Part of learning to be a better evaluator and writer is examining your past work for mistakes and successes. Now that the minor league season is essentially over, I am going to be working back through the Top 30 published at the beginning of the season. The goal is to relook at guys in the system and how they have developed as well as look for evaluation trends and keys to things that caused misses along the way, as well as another opportunity to bring up 30+ individual players for discussion. The original post is here https://phuturephillies.com/top-30-prospects/mattwinks-top-30/2013-top-30/
The first group is to focus on the players that didn’t make the list but had enough intrigue to warrant a write up. Not all of the players were big time prospects and few are now, I have also only selected players who provide room for commentary.
Cameron Rupp – He just didn’t have enough upside for me, he just missed the list because of the safety, but he isn’t more than a backup.
I still completely agree with my evaluation here, don’t see anything more than a backup. However when you are talking about backups in the major leagues, there is a whole lot more certainty to a player who just made the majors and a guy who just finished Hi-A. Rupp will be ranked this year, not great but ranked. Given his 2013 season he deserved to have been ranked this past year, even if he doesn’t provide value in statistics, a solid backup catcher has a lot of value and I should have ranked Rupp last year.
Deivi Grullon – Grullon’s plus defensive projection gives me good hope. Huge questions about the hit tools’ future projection dropped him just off the list, in addition to the lack of an elite carrying tool.
Some people pointed out to me at the time that Grullon’s defense was a carrying tool and I ignored them. Here we are 7 months later and I am raving about Grullon’s defensive plus plus defensive projection. The moral of the story here is elite catcher defense is an elite carrying tool, especially if it is shown by a 17 year old in his first professional season.
Brody Colvin – I don’t think Colvin is a starter anymore. He is really going to have to get the mechanics in order to even have a spot in a bullpen.
This wasn’t an unpopular opinion that Colvin was falling apart, but I hopped off the Colvin train in the offseason, and even I didn’t think it would be this bad. He has actually looked decent out of the bullpen in his stints there, so maybe he finds a home there, it is a pity because it looked so good in Lakewood.
Yoel Mecias – Mecias has less stuff than Vargas and a year older, but he has better control profile, he could make the jump to Lakewood to start 2013.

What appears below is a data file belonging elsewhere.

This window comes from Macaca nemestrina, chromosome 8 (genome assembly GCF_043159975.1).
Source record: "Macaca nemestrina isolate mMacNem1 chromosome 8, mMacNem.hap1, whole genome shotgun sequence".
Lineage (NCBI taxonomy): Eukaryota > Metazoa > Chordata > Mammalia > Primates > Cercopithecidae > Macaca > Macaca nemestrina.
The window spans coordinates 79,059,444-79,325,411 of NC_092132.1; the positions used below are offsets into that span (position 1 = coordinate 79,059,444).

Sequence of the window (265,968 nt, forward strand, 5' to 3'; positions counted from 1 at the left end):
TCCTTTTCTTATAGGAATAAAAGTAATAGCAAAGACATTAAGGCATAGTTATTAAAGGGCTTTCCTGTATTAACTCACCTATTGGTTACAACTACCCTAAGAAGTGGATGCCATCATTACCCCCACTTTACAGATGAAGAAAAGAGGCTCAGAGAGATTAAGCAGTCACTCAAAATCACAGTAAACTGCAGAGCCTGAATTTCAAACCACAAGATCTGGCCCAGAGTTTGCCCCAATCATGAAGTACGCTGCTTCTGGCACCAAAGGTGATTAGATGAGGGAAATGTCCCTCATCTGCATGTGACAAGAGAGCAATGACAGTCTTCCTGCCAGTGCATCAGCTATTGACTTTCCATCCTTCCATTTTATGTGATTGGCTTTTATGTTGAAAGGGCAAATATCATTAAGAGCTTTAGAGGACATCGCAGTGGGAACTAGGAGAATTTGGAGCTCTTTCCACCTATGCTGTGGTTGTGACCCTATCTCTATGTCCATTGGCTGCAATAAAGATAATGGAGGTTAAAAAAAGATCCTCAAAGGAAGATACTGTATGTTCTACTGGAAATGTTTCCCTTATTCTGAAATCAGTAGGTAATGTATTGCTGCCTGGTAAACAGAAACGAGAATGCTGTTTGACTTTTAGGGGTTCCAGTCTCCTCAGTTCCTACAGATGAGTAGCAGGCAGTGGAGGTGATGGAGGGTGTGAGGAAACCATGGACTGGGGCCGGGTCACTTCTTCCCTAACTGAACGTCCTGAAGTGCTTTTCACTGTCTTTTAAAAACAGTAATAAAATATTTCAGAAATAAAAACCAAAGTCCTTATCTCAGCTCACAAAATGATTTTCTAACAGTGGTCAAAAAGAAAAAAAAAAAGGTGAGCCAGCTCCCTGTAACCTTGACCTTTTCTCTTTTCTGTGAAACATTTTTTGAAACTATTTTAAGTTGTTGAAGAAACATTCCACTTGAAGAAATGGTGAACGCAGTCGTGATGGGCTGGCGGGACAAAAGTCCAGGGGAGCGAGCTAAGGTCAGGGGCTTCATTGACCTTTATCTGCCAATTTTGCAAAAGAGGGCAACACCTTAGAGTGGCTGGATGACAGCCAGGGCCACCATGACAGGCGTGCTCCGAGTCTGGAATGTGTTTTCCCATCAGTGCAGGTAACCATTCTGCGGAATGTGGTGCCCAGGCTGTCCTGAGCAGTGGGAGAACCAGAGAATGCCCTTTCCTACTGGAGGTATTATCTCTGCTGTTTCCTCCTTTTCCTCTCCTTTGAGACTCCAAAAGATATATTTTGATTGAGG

If I had known for sure Mecias was going to Lakewood I would have ranked him, and looked like a genius for two months before the arm blew out. Mecias should start throwing around the time spring training starts and the Phillies will ease him in from there. On his best days Mecias will show a plus fastball and plus to plus plus changeup from the left handed side. The breaking ball is non-existent and the frame needs bulk. It is a profile that could jump back up rankings when he is healthy or end up in the back of the bullpen. Pitchers get hurt and it sucks, you just have to watch and see how they come back.
Anthony Hewitt – Still has insane raw tools and no pitch recognition. No one thought he would reach AA, still could make the bigs somehow.
Hewitt keeps on trudging along and may actually make it to AAA next year. He destroys LHPs, but has no chance against same side pitching. There is massive raw power, plus speed, and a great arm. He might make the majors for a cup of coffee which would be somewhat incredible given his profile.
Tyler Cloyd – The stuff just isn’t good enough to do anything other than pitch innings.
Cloyd somehow has a 3.57 ERA in the majors despite a 4.17 BB/9 and 5.56 K/9. He is getting more swings and misses in the minors with better control, but he is not a guy you like to see in your rotation.
David Buchanan – At best he is a #4 starter, but likely he is a #5 or lower, but he could be ready mid-season and be a long man for the major league club. He has better raw stuff than Cloyd or Hyatt with better groundball tendencies, albeit with much lower strikeout rates
I forgot about this sleeper call and suddenly it came true towards the end of the year. I think Buchanan is more long man than starter, sometimes when you make a good call you have to stick with it. I didn’t so it is difficult to say it was a great call.
Cameron Perkins – He can play all four corners, the bat is good, but he can be a little overaggressive. It isn’t star tools but he could be a regular if everything breaks right.
Perkins has hit much more than I expected, the lack of power is a large concern if he is going to be anything other than a bench bat.
My big take away from looking at this list was evaluating Catchers. I was dead wrong in a couple of cases (which are still to come), but more so I don’t have a good grasp on how to rank them. The position is so much different than any other one on the field and the development is non-linear. A backup catcher can stick around for a long time even without a bat and that is hard to rank.